Left Alone - Dead American Radio (Cover Artwork)
Staff Review

Left Alone

Left Alone: Dead American Radio

Dead American Radio (2006)

Hellcat


3.5
My biggest complaint with Left Alone's sophomore effort Dead American Radio is that I got it about four months too late. If I had this record through the summer I would have incurred a lot of tickets for parking my car at the beach and playing Dead American Radio loud enough to hear while going for ...

My biggest complaint with Left Alone's sophomore effort Dead American Radio is that I got it about four months too late. If I had this record through the summer I would have incurred a lot of tickets for parking my car at the beach and playing Dead American Radio loud enough to hear while going for a swim.

There's no point in hiding the obvious: Left Alone sounds like Rancid -- a lot like Rancid.

While nobody can accurately reproduce Tim Armstrong's singing, Left Alone's guitarist/vocalist Elvis manages to tread the fine line between paying tribute to their musical forbearers and blatantly imitating them. While the moments bordering on imitation sound great if you can get past the obvious similarities between Left Alone and Rancid, it's when the band takes that influence and does their own thing that Dead American Radio really shines. This is street punk with a heavy dose of Latin American influence (both musically and lyrically, as singing is done in both English and Spanish). One of the best elements of the album comes from Noe, who plays sax and organ and contributes a sense of harmless melody to the music, which would otherwise come off sounding much rougher without it.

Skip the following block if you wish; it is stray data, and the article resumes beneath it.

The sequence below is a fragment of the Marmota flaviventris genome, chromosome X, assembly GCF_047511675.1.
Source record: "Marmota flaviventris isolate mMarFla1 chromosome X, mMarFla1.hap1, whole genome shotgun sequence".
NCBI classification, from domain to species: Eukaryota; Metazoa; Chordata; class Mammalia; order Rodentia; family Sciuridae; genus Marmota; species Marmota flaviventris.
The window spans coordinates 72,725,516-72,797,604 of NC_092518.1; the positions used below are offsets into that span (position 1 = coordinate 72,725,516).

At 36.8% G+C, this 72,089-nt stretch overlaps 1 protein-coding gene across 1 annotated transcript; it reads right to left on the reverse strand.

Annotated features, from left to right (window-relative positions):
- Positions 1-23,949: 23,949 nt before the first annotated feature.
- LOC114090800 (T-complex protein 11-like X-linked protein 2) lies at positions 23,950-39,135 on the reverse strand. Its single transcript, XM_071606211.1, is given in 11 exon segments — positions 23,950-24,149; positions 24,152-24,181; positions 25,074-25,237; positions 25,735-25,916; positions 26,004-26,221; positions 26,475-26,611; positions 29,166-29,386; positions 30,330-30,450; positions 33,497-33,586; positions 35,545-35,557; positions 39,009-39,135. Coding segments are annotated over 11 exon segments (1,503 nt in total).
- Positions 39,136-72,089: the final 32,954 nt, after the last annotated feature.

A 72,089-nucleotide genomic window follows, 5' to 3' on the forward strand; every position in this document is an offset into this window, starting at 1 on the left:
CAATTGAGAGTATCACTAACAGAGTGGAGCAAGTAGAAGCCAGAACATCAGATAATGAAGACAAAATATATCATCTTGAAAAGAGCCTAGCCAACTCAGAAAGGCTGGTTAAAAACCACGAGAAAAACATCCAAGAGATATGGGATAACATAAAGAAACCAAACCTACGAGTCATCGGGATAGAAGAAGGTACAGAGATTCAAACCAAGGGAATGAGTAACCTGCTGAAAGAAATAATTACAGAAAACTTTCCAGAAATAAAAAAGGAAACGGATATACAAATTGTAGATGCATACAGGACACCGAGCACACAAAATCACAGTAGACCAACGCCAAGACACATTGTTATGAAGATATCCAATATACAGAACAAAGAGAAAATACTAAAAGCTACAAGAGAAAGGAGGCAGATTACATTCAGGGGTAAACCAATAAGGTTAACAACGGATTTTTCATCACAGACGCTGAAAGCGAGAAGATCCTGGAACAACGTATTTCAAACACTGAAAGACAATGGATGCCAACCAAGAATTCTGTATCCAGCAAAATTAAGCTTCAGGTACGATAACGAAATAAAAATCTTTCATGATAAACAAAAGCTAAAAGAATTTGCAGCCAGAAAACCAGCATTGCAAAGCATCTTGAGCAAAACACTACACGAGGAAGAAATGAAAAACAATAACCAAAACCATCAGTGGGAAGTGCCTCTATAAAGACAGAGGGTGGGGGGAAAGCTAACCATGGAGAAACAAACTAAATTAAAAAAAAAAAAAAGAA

A lot of people are likely going to write this album off as just another street punk album. If you're into street punk, that's fine, but it would be a shame for people to miss out on this just because their image reminds you of the Csualties.

While the band and their label place emphasis on the lyrical substance on Dead American Radio, I find it easier to ignore that aspect of the album and focus more on the personal politics the band addresses. You can't expect to be taken seriously as a political band with a song called "I Hate Emo," can you? Dead American Radio is a fun record that sounds like city streets in the summer time, be it New York City or Mexico City. And that's a great sound.